Re "Putting the SAT in its place," Editorial, Sept. 26
The SAT was designed to democratize access to higher education for all students, not just "to give talented students a crack at admission to top universities." The SAT is a valid predictor of college success, regardless of students' gender, race or socioeconomic status. Research based on data from students at more than 200 four-year colleges demonstrates a positive relationship between SAT scores and grade-point average.
The Times gives outsized weight to the prevalence of test-optional admissions. Of the more than 1,600 four-year colleges and universities listed on the Carnegie Foundation website, fewer than 100 are test-optional.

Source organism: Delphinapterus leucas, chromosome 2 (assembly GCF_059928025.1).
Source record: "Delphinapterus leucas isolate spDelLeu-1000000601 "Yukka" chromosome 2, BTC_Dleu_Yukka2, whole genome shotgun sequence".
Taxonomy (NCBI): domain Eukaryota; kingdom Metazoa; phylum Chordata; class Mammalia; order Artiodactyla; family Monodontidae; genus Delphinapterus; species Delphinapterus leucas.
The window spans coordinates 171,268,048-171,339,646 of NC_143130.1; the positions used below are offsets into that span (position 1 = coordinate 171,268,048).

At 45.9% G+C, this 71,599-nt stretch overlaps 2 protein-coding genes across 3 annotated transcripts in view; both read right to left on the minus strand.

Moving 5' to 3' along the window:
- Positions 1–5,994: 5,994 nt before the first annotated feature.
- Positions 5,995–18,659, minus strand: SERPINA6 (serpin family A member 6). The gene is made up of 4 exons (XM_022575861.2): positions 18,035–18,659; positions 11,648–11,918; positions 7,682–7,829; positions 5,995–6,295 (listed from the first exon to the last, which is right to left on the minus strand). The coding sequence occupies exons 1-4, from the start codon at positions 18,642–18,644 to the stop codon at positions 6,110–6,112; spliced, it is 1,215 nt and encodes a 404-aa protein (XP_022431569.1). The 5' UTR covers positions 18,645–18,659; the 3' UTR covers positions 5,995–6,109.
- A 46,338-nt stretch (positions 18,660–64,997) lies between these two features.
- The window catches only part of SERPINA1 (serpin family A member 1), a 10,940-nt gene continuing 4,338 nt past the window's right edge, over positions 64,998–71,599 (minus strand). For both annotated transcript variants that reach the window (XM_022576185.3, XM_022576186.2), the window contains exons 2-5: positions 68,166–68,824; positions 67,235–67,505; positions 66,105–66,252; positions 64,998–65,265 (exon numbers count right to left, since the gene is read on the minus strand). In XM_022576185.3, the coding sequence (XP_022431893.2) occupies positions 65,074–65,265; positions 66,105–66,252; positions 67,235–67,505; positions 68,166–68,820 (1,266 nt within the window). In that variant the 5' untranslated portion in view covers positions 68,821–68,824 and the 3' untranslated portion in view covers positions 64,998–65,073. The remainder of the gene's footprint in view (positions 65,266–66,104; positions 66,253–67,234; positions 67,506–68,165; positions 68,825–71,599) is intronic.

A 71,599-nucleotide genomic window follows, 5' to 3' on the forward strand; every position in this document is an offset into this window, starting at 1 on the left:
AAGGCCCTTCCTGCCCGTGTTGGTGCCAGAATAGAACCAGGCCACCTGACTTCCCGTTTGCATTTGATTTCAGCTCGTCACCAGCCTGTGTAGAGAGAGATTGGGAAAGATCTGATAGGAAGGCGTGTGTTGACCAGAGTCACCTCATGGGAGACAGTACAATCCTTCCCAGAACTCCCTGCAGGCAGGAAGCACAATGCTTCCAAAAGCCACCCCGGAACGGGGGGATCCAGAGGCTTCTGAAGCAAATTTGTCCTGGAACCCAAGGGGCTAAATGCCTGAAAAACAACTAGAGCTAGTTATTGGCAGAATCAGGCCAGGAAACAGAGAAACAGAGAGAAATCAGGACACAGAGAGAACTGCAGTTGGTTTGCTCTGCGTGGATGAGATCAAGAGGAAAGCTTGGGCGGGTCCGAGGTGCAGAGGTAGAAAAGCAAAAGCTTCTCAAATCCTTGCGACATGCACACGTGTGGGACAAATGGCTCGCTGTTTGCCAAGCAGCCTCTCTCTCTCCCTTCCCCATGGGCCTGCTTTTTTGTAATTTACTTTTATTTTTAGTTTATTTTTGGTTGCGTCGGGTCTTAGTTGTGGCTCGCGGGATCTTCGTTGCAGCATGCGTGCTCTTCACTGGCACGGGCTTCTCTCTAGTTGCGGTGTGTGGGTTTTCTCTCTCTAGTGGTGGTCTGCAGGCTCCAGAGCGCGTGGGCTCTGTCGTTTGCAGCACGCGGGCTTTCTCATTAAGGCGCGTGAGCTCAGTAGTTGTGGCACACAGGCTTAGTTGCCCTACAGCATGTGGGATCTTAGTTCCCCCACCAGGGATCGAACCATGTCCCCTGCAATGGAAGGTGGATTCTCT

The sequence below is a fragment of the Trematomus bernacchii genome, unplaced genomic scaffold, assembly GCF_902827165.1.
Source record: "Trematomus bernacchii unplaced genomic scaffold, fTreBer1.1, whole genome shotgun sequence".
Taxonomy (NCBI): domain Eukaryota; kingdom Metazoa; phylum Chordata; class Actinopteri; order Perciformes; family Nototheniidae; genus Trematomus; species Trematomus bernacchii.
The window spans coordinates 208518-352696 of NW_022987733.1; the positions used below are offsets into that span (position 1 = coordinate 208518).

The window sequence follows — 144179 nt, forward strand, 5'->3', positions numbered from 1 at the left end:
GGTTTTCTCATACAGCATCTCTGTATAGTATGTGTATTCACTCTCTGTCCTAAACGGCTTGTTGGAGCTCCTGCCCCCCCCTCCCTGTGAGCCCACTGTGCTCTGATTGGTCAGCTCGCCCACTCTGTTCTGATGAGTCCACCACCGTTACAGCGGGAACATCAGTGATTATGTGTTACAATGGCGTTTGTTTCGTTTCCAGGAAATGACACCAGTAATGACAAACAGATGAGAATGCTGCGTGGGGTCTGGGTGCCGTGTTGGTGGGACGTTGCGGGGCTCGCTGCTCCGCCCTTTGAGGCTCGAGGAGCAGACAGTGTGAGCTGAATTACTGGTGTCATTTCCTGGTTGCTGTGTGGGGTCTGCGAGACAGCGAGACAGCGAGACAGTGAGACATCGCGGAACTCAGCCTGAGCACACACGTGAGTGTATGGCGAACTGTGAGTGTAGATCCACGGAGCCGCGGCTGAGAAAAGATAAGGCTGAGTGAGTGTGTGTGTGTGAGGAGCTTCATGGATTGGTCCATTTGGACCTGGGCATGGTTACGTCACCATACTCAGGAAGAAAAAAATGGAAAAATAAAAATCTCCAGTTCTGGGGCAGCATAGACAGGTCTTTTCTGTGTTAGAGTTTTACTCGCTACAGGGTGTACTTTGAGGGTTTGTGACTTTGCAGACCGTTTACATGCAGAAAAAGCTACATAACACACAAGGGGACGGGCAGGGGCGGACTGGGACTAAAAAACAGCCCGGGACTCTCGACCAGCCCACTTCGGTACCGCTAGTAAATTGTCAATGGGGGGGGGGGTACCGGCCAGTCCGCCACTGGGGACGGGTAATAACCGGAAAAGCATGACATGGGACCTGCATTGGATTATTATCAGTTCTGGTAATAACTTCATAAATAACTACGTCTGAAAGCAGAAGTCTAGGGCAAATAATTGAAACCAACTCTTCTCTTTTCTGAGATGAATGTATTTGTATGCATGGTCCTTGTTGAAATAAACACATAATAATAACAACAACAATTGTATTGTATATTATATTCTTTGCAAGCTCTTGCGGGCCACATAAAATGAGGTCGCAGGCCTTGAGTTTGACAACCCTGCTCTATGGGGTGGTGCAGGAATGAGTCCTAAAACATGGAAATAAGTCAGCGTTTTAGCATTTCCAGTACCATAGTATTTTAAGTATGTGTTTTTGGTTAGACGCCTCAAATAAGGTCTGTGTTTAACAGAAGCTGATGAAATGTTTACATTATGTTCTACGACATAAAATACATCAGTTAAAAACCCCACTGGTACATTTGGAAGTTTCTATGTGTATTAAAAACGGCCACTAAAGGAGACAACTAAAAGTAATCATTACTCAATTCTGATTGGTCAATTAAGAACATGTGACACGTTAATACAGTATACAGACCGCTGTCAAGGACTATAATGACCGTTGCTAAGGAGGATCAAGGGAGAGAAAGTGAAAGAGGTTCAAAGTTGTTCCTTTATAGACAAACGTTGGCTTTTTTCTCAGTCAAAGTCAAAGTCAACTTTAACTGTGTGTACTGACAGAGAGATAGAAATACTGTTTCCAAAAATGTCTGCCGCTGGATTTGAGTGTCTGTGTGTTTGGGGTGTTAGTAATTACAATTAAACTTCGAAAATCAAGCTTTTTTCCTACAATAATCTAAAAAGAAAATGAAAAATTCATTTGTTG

Understanding the challenges low-income students face, last year the College Board expended more than $44 million on SAT fee waivers; more than 371,000 students in the class of 2012 took the test for free. These students are far less likely to be completing core course work and participating in advanced courses than their peers.
The data released this week underscored two important points: that success on the SAT and in college is tied to what students learn in the classroom, and that there are many students with the potential to succeed in college who need more support to reach that goal.
The writer is the College Board's vice president for the SAT Program.
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